Fuck It, Let’s Add More A’s
Triple-A? Quadruple-A? No, we must go further
7:50 PM EST on February 8, 2024
Today, folks in the video game industry pundit-o-sphere took turns using Ubisoft CEO Yves Guillemot as a pinata after he suggested that Skull and Bones – the pirate game that’s somehow been in development since before there were pirates – will not only justify its $70 price tag and live service elements, but will prove itself to be a “quadruple-A game that will deliver in the long run.” That might sound ridiculous to you, but to that I say: Four A’s? Not enough. Fuck it. Let’s add even more.
Preciousness around the term “triple-A game” presupposes that it is not a very stupid term. But it is! Did you know that it originated in the ‘90s at video game conventions and was likely based on the credit industry’s bond ratings system, in which “AAA” is the highest mark and represents bonds that can most easily meet financial obligations? Me neither, until literally today.
That’s because in the video game industry, “triple-A” has become a nonsense phrase thrown around by laypeople who’ve been trained by companies to speak like business executives – to further the idea that video games are just products, not artistic feats made possible only thanks to the blood, sweat, and tears of thousands of human beings. It’s quietly insidious. It belongs in the trash.
But even beyond that, the term has no actual meaning. Is Baldur's Gate 3, a gargantuan game made by an independent developer, triple-A or indie? What about Dave The Diver, a game made by Korean mega-publisher Nexon that nonetheless looks “indie”? “Triple-A” is in the eye of the beholder, and if you’ve been online recently, you know that the video game industry is made up of a million beholders who can’t agree on anything. To many, “triple-A” refers to budget and scale. But not to everybody! Others use it in reference to quality. But you can find all of those components in some modern mobile games – Genshin Impact and Honkai: Star Rail spring to mind, even Diablo Immortal counts – and many will still say mobile is the opposite of triple-A. If the designation was ever useful, it certainly isn’t anymore.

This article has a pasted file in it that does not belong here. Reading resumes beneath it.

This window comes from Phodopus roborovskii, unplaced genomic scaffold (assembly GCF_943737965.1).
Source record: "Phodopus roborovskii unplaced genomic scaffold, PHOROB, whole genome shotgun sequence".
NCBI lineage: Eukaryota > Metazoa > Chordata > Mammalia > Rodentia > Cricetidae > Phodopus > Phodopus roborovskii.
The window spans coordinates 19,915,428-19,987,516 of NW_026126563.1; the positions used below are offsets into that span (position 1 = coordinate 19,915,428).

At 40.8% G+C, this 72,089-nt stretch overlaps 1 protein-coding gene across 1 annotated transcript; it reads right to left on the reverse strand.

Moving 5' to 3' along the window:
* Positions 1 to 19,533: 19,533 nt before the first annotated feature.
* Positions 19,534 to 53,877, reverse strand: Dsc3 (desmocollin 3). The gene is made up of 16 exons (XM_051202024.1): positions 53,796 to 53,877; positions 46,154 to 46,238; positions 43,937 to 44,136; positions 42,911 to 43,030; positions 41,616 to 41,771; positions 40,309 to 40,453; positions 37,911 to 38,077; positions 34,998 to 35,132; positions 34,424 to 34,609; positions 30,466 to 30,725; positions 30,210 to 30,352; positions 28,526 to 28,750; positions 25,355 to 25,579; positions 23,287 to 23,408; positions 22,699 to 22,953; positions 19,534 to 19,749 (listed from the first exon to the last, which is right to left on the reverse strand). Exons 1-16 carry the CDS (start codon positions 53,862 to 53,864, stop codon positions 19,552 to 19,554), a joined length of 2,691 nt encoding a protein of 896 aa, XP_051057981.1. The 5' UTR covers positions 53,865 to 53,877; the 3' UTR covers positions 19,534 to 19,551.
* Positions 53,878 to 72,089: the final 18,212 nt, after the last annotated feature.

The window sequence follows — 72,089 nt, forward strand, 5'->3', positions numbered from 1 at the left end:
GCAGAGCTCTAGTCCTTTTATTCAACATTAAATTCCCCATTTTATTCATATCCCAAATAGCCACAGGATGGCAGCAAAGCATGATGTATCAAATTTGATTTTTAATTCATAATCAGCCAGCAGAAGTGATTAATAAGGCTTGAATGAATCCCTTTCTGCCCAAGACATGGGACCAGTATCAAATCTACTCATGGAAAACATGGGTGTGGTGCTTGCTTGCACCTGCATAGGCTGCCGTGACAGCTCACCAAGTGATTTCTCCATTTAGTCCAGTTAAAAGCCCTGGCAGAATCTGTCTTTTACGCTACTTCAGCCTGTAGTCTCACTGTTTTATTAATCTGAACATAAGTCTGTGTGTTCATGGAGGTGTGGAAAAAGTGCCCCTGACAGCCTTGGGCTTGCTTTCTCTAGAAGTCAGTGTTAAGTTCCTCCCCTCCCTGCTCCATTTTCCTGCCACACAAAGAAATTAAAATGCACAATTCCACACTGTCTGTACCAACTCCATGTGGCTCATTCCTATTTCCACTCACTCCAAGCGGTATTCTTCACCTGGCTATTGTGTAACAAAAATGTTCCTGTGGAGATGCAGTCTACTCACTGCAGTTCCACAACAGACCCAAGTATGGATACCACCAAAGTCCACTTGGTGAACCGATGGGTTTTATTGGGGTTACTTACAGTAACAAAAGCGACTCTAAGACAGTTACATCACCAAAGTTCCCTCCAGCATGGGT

That brings us to Skull and Bones. Guillemot believes it’s earned an extra A because of how “vast and complete” it is. That has nothing to do with what the A-scale was initially intended to measure; vast and complete games flop all the time. So in this case, it seems like he’s making this a matter of budget and scale. But gamers find the idea that Skull and Bones is a quadruple-A game laughable in part because it contains live-service elements, which they don’t like but which are very in among so-called triple-A games right now. So does that make Skull and Bones more or less triple-A? Is Guillemot actually right to call it quadruple-A? I’ve lost track.
I say all of this in service of a deeply unserious argument: Let’s just add more A’s whenever we feel like it, to further rob this phrase of meaning and hopefully, in the long run, destroy it. Like A Dragon: Infinite Wealth is apparently huge and full of bizarre sights to see. Let’s give that five A’s. Death Stranding 2 looks like it cost a billion dollars to make. Let’s give that six A’s. Horror games? Those are AAAAAAAAAAAAAAA games now. You know, because of the sound you make while playing them. So are any games that involve yelling, like Keep Talking And Nobody Explodes. This system doesn’t need to be consistent. It never was in the first place.
Speaking of, I saw people on Twitter say that Skull and Bones is actually an AAAARRR game, because pirates. Works for me.
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